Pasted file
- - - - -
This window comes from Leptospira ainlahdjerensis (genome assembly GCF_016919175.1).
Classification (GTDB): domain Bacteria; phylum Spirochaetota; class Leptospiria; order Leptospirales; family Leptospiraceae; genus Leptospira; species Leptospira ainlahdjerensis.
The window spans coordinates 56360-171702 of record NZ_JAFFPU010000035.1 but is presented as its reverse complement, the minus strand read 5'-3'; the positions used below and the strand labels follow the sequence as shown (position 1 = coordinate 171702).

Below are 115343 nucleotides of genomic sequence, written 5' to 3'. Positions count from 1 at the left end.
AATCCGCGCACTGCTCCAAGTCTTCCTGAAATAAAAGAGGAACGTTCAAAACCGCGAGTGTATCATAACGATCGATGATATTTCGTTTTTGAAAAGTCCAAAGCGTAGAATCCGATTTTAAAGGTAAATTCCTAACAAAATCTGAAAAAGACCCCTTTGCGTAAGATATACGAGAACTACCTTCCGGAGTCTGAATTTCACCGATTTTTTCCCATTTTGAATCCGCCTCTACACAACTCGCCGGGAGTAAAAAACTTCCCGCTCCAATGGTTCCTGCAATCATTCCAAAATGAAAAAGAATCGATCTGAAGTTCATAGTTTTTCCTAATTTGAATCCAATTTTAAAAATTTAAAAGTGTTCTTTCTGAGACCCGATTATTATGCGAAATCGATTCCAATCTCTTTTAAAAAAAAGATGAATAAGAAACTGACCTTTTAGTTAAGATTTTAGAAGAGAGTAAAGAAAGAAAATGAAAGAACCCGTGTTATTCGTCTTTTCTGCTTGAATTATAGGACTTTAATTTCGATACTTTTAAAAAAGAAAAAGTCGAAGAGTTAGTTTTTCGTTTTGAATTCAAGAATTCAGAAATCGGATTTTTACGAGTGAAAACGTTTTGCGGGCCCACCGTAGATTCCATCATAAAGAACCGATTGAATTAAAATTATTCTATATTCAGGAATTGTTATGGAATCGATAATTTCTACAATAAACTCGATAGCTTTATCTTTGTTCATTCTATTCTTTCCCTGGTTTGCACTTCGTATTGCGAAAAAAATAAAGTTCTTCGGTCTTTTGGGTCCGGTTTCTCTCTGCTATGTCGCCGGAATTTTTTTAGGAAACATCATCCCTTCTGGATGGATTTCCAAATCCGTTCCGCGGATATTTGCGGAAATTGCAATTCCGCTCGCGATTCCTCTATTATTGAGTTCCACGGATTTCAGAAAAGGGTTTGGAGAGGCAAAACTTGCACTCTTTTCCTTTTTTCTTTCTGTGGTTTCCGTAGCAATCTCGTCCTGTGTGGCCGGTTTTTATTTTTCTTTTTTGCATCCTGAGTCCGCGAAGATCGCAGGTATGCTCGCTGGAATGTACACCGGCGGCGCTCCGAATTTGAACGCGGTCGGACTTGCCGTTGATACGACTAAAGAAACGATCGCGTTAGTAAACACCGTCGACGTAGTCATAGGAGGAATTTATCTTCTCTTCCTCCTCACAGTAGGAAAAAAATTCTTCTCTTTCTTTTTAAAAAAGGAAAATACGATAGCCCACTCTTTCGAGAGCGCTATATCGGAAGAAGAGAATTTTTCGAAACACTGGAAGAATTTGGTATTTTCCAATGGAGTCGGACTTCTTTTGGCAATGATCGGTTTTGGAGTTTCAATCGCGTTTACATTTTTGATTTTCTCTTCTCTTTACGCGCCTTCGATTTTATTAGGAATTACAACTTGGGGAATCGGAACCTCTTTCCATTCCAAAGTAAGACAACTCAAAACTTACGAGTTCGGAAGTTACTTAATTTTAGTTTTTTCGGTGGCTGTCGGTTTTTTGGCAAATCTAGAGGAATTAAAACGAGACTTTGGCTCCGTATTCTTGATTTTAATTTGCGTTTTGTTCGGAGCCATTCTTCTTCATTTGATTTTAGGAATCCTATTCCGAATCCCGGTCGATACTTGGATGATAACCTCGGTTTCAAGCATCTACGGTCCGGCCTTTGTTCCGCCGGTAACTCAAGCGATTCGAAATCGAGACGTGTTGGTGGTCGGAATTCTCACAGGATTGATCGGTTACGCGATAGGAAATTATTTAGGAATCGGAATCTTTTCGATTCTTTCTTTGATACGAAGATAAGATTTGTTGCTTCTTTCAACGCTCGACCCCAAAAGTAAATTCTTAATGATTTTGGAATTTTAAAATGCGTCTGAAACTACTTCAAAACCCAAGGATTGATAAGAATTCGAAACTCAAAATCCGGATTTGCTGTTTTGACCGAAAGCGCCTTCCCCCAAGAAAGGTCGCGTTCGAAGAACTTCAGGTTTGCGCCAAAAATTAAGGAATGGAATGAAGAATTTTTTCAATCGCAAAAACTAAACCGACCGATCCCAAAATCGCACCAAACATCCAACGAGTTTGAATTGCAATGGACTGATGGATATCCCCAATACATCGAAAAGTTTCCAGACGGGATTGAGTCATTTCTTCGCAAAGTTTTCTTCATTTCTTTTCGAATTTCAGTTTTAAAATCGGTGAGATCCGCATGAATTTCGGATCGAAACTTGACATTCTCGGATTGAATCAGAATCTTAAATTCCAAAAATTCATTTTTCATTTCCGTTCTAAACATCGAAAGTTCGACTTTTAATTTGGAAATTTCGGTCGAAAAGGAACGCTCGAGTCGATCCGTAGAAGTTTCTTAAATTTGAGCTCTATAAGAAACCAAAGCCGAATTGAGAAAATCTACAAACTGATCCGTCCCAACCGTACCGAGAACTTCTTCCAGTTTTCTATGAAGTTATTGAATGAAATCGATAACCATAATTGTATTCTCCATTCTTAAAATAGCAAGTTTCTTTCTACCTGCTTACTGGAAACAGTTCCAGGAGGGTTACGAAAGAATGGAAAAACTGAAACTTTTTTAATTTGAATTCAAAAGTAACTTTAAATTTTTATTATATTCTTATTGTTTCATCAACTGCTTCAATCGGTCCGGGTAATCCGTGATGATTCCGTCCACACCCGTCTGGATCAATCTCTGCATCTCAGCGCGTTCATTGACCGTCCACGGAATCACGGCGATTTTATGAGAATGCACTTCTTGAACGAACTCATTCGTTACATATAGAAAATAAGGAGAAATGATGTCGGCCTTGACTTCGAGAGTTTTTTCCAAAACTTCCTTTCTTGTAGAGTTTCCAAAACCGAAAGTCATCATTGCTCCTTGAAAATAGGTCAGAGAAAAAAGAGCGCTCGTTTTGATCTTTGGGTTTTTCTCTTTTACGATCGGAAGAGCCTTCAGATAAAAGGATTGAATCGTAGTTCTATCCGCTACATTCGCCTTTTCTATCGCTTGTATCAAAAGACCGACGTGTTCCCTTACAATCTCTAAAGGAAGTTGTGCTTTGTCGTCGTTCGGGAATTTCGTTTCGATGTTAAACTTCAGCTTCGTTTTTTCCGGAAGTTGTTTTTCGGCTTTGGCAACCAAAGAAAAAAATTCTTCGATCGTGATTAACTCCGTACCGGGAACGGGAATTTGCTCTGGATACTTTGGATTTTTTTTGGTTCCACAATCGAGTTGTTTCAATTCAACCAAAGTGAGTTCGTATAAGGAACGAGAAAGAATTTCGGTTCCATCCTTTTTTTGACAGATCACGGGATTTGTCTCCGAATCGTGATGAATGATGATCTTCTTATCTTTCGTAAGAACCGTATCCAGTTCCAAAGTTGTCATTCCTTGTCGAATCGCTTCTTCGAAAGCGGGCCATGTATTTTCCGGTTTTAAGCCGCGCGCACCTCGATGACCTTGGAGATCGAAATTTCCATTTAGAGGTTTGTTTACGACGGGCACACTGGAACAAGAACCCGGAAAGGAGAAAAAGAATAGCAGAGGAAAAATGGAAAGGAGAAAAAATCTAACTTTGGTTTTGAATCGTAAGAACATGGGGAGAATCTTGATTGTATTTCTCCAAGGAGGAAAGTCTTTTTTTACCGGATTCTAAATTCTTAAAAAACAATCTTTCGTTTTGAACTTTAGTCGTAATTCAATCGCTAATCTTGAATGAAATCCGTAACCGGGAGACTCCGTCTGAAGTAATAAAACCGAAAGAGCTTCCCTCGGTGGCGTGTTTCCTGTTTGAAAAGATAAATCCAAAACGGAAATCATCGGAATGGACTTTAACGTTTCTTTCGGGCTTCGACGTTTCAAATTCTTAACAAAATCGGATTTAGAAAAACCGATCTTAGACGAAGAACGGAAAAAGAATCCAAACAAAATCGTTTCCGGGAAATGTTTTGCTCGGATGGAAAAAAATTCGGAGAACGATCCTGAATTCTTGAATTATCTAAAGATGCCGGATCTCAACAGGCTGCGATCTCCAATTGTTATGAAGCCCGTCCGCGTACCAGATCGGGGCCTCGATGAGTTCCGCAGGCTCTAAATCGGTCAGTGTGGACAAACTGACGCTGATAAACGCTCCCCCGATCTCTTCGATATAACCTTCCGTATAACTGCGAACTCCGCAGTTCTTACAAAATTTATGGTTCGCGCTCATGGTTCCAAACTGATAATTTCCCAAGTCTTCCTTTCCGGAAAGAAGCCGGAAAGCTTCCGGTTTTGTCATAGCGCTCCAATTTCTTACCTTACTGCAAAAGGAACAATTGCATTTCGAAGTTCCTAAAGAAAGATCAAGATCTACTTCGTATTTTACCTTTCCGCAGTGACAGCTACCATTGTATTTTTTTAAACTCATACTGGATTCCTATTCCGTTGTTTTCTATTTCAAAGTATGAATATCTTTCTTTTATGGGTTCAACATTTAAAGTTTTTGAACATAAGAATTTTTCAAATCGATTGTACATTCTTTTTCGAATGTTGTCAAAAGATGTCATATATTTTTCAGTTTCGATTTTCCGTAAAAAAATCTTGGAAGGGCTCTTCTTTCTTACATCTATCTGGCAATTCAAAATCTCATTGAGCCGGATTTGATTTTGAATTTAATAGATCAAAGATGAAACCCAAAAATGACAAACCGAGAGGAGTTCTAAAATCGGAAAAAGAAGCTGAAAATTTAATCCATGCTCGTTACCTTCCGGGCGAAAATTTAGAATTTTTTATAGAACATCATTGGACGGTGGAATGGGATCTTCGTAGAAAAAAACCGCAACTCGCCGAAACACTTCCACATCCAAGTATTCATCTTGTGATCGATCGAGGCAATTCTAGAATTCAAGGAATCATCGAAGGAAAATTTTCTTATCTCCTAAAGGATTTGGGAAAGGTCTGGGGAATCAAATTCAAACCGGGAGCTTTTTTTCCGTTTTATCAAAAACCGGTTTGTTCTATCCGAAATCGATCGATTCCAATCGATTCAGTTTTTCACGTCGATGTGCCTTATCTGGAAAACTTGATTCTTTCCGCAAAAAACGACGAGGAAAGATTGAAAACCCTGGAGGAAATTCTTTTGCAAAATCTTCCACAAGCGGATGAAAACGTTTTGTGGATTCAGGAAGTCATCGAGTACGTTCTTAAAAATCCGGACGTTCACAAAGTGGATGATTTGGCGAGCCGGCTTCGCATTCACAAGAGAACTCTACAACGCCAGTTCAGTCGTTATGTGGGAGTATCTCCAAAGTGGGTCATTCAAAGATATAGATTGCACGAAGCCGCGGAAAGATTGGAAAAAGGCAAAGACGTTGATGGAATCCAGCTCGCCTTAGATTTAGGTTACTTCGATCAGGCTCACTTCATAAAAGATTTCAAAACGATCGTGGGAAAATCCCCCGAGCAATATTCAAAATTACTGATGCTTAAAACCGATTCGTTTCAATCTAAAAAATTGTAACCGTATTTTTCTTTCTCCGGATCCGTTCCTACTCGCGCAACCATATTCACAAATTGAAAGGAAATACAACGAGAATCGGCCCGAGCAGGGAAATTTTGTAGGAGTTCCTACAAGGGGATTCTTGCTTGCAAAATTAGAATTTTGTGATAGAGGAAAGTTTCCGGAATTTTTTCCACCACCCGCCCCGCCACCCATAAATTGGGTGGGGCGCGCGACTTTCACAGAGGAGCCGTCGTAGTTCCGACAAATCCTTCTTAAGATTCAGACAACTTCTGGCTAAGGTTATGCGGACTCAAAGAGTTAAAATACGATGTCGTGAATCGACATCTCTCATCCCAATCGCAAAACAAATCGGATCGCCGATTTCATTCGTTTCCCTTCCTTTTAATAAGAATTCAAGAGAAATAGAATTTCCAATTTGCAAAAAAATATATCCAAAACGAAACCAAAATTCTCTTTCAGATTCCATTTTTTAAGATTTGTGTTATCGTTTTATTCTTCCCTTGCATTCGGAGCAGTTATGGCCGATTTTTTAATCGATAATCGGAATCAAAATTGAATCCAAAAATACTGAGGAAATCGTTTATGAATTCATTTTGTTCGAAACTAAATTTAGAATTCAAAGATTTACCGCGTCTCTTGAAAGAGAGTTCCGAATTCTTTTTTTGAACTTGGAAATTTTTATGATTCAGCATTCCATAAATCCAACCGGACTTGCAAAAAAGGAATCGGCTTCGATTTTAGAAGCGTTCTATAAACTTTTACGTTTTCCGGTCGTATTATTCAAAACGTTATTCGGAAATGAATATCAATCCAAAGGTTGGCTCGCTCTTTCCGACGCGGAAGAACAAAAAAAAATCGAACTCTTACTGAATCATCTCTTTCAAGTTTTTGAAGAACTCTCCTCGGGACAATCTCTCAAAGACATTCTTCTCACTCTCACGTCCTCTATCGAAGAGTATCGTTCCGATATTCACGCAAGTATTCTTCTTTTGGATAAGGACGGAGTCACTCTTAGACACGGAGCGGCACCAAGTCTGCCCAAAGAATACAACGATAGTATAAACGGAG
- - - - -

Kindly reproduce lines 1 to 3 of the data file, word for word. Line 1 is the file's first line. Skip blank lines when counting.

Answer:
This window comes from Leptospira ainlahdjerensis (genome assembly GCF_016919175.1).
Classification (GTDB): domain Bacteria; phylum Spirochaetota; class Leptospiria; order Leptospirales; family Leptospiraceae; genus Leptospira; species Leptospira ainlahdjerensis.
The window spans coordinates 56360-171702 of record NZ_JAFFPU010000035.1 but is presented as its reverse complement, the minus strand read 5'-3'; the positions used below and the strand labels follow the sequence as shown (position 1 = coordinate 171702).